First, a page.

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CARPENTER, CHARLES C. (dates unknown)

"Colonel" Charles C. Carpenter holds some claim as the first Oklahoma boomer. A flamboyant imitator of Gen. George Armstrong Custer, Carpenter, too, wore his hair in long curls and dressed in fringed buckskin. Carpenter was supported by the Kansas City Times in its efforts to promote settlement of the Unassigned Lands of Indian Territory. He won this support by virtue of his organizing parties to invade the Black Hills of South Dakota, where settlement was forbidden by the federal government. The Cheyenne (Wyoming) Daily Leader had identified Carpenter as a "constitutional deadbeat" and a "drunken braggart," but a cartoon in the Kansas City Times portrayed him as Moses holding a rock tablet inscribed with the slogan "On to Oklahoma."

Carpenter and his wife established themselves on the Kansas-Indian Territory border where they began soliciting the support of local merchants for a price. The Arkansas City Traveler, which opposed white settlement of Indian Territory, opined that Carpenter was a "sore backed, crooked legged, cross-eyed cuss" who was leading would-be settlers into an ambush. Nonetheless, Carpenter's boomer invasion took place from there in May 1879 when a wagon caravan headed down through infant Tulsa to the Deep Fork River. The settlers established a token settlement called City of Oklahoma. On April 26, 1879, Pres. Rutherford B. Hayes issued a proclamation forbidding homestead entry of the Oklahoma lands. Soon after, troops from Fort Reno were sent to eject the Boomers and destroy their improvements.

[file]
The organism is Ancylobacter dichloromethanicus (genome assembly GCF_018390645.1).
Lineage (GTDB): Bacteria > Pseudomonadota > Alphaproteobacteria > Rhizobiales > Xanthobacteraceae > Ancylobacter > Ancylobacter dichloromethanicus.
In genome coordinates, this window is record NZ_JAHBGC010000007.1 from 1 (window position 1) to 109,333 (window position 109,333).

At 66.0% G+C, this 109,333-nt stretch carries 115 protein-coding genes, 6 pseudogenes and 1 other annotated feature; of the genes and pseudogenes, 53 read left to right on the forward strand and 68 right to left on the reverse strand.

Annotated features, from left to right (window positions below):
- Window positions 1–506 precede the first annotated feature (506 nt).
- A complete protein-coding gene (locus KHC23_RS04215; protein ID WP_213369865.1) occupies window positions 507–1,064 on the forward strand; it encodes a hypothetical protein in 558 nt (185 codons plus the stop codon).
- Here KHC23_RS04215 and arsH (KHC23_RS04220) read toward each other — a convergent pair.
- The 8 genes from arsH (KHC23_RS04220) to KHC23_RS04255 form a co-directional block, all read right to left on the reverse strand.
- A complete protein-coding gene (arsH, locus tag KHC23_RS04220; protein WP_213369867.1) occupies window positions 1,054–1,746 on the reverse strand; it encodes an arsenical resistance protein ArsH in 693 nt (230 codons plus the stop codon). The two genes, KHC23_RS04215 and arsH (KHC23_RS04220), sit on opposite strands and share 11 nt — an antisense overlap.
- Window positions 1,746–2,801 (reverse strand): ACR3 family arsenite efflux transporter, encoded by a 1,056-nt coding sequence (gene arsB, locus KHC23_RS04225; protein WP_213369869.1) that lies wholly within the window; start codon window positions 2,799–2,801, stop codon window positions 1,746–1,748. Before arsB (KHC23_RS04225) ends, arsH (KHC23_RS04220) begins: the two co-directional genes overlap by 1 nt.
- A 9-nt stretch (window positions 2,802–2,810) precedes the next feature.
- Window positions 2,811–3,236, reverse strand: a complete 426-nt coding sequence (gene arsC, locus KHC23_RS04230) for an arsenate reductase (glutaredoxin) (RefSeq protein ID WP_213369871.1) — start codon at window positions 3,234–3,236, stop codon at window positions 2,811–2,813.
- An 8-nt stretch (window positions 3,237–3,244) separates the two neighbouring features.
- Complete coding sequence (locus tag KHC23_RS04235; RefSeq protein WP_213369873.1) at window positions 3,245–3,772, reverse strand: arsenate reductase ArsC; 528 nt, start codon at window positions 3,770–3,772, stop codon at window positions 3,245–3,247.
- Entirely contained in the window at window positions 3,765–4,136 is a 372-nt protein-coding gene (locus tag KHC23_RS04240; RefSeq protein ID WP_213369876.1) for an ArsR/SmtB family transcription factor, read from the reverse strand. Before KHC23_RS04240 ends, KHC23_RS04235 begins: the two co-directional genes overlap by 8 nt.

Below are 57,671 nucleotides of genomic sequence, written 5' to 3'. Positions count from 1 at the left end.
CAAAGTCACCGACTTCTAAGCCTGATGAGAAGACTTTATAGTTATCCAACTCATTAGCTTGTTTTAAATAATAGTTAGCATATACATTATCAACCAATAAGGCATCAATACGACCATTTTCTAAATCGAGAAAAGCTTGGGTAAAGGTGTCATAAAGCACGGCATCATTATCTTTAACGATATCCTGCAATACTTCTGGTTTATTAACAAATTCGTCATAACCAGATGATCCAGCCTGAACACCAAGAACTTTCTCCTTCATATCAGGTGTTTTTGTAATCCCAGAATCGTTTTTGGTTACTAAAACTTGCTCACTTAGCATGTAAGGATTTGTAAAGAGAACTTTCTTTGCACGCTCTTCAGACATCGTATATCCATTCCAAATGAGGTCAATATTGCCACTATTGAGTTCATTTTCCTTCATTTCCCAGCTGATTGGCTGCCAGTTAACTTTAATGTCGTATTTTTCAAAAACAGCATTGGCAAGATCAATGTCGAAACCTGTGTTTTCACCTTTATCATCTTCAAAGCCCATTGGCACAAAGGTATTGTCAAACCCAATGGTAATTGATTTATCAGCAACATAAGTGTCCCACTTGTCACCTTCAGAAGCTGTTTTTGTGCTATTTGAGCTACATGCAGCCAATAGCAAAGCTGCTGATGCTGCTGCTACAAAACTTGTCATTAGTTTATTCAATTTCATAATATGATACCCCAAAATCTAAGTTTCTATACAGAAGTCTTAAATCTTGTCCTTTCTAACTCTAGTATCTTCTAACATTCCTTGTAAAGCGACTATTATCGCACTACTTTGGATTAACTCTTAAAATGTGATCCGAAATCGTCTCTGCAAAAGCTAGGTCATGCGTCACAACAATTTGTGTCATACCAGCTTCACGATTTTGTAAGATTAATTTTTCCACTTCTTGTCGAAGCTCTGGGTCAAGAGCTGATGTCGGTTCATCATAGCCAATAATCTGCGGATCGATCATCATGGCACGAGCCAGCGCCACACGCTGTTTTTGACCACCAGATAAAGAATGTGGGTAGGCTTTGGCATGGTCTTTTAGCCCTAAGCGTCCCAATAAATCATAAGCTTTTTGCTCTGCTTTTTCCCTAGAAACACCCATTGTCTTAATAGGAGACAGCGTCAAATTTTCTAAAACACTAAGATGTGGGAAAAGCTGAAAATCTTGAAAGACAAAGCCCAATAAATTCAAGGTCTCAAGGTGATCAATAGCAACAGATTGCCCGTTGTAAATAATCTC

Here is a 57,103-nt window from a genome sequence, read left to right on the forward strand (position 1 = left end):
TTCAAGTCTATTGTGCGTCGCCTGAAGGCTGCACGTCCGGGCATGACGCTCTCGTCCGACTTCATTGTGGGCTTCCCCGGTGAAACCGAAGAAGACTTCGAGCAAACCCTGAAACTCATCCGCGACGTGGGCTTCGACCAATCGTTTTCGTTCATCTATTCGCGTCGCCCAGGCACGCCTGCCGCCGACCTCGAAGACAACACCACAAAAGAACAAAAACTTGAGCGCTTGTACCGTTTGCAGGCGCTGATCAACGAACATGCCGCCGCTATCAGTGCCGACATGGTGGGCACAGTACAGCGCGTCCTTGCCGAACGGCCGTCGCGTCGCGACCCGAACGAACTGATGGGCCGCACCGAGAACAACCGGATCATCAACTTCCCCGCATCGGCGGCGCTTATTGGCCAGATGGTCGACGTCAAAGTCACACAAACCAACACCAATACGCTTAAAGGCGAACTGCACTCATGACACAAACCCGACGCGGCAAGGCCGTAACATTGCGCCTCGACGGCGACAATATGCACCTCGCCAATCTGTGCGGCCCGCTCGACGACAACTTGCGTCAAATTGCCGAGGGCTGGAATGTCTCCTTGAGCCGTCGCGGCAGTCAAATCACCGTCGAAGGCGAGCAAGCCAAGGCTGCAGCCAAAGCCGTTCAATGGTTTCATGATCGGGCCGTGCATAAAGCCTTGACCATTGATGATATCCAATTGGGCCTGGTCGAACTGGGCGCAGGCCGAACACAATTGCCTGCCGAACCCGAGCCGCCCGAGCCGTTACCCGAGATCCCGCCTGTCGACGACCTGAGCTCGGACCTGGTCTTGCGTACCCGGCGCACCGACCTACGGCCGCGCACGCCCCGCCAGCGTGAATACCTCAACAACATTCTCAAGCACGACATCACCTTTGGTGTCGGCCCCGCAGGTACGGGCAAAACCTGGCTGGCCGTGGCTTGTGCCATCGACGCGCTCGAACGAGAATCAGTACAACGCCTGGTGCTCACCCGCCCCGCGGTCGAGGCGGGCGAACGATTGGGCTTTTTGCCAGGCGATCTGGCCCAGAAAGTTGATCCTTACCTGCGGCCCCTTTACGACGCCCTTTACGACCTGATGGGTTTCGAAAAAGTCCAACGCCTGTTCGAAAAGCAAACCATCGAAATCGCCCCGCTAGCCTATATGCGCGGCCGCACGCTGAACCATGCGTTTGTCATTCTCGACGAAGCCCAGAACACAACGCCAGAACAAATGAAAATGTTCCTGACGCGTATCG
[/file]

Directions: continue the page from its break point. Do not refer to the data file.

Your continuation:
Carpenter himself had remained safely in Coffeyville, Kansas, and Inspector John McNeil of the Indian Service was sent to order him to cease his activities. McNeil did so, reporting back that Carpenter was "the same bragging, lying nuisance that I knew him seventeen years ago when he infested Fremont's quarters." When confronted by McNeil, Carpenter quickly folded his tent and faded from the light of history.

SEE ALSO: BOOMER MOVEMENT, SAMUEL CROCKER, LAND OPENINGS, DAVID L. PAYNE, SETTLEMENT PATTERNS, TERRITORIAL ERA, UNASSIGNED LANDS.

BIBLIOGRAPHY: Stan Hoig, The Oklahoma Land Rush of 1889 (Oklahoma City: Oklahoma Historical Society, 1984). Carl Coke Rister, "Free Land Hunters of the Southern Plains," The Chronicles of Oklahoma 22 (Winter 1944-45). Carl Coke Rister, "Oklahoma, Land of Promise," The Chronicles of Oklahoma 23 (Spring 1945).

Stan Hoig

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